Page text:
Leadership is largely about solving problems. You have to get better at solving problems and better at thinking about how to solve problems in more effective/efficient ways. Then you make the best decision you can, based on the information you have. Review your outcomes afterward. Adjust for the future as-needed.
Sounds good. Cheers
 

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As a leader, you have to remember that in addition to being responsible for others' poor outcomes, you also get the benefit of being responsible for the good actions of your team.

Thats why you get an outsized share of the reward. It goes both ways, yet very rarely do you hear leaders "complain" about this. It's always the opposite.

Kids are another example. Parents get credit for the behavior of their kids, good or bad. They are ready to accept the praise when things go well, but quick to justify when they don't: "oh, we tried so hard, but he just didn't listen. What could we do? We were helpless....etc"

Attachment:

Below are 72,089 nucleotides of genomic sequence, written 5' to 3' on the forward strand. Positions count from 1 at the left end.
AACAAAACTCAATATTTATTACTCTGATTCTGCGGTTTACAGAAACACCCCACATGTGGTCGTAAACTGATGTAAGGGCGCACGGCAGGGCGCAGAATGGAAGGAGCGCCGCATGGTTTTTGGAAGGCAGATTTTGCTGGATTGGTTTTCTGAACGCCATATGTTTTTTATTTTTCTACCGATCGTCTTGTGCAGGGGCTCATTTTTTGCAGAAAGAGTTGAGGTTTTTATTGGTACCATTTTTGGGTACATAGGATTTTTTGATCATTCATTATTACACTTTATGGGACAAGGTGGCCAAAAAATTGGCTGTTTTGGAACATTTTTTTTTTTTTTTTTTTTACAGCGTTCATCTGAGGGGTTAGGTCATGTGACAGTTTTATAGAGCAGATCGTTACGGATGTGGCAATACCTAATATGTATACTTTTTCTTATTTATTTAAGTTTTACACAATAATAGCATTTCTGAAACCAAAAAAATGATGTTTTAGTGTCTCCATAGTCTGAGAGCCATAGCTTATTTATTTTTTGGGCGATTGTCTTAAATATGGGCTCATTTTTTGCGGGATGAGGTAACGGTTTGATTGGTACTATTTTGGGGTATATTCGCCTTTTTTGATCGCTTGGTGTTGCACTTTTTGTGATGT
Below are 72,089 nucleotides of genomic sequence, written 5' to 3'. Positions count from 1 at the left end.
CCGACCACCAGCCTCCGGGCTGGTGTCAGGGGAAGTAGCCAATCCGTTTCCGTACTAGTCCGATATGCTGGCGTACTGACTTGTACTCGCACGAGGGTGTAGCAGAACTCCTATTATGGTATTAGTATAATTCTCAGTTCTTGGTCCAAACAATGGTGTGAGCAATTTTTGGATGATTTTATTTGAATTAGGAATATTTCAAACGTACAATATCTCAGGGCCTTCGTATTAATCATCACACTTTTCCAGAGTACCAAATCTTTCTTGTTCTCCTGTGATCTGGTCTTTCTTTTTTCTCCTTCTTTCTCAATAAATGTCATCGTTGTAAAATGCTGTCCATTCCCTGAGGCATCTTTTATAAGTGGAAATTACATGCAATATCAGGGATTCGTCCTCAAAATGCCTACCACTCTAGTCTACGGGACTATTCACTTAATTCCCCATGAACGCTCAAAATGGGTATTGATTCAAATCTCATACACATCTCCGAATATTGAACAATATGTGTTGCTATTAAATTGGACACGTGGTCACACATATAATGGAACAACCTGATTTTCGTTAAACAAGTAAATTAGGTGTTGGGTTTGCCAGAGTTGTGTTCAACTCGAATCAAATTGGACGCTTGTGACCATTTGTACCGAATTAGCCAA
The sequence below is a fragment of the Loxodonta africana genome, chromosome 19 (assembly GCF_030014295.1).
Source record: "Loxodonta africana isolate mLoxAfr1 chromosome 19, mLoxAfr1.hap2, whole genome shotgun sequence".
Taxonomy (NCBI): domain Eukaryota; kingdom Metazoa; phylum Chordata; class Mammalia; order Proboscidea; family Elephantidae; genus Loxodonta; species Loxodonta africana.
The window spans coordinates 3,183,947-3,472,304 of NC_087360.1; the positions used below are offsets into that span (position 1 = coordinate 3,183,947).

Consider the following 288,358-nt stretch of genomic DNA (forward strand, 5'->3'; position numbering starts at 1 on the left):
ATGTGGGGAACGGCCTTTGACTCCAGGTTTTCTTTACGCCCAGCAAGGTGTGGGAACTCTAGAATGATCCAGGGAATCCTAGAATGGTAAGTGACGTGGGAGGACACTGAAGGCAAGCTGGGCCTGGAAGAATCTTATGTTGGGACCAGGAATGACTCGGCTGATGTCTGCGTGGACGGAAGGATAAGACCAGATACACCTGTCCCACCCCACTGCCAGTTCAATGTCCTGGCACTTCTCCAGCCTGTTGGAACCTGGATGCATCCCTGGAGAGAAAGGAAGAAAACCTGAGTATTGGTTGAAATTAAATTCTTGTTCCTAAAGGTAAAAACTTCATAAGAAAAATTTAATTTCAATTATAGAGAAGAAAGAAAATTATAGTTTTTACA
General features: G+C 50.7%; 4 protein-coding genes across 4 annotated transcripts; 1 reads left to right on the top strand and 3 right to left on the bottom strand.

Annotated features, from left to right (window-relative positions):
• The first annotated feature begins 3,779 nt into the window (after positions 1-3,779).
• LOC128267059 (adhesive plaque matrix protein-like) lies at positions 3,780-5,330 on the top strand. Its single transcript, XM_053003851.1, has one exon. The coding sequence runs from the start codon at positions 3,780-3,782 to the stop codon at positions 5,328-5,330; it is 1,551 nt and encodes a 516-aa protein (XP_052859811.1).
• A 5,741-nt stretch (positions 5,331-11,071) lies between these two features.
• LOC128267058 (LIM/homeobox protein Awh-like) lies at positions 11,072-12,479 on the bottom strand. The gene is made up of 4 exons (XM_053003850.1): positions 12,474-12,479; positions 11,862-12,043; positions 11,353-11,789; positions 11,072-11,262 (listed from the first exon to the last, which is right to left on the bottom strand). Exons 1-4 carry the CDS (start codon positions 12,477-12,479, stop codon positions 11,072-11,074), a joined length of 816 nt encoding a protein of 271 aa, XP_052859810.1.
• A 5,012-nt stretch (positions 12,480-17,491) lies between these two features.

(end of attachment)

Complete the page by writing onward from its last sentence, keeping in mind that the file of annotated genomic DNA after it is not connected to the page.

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I sorta agree and diagree. where do we draw the line? in that example reviews can be faked and if we keep going the example it becomes a endless loop.
For the sake of discussion, If the problem is not fixable by you, it is just a cost that you have to bear.

Just like if you live in a country that charges a high tax rate, or lives in a shittier place that have gangs that charge extortion money.

My view is saying “life is unfair and this is not my fault” is theoretically correct but practically useless. Treat the world as what it is and not what you want to be.

It doesn’t have to be “this is my fault” either. Focusing on what you can control because the universe most of the time really doesn’t care “whose fault does it belong to”.
 
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LiveEntrepreneur

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For the sake of discussion, If the problem is not fixable by you, it is just a cost that you have to bear.

Just like if you live in a country that charges a high tax rate, or lives in a shittier place that have gangs that charge extortion money.

My view is saying “life is unfair and this is not my fault” is theoretically correct but practically useless. Treat the world as what it is and not what you want to be.

It doesn’t have to be “this is my fault” either. Focusing on what you can control because the universe most of the time really doesn’t care “whose fault does it belong to”.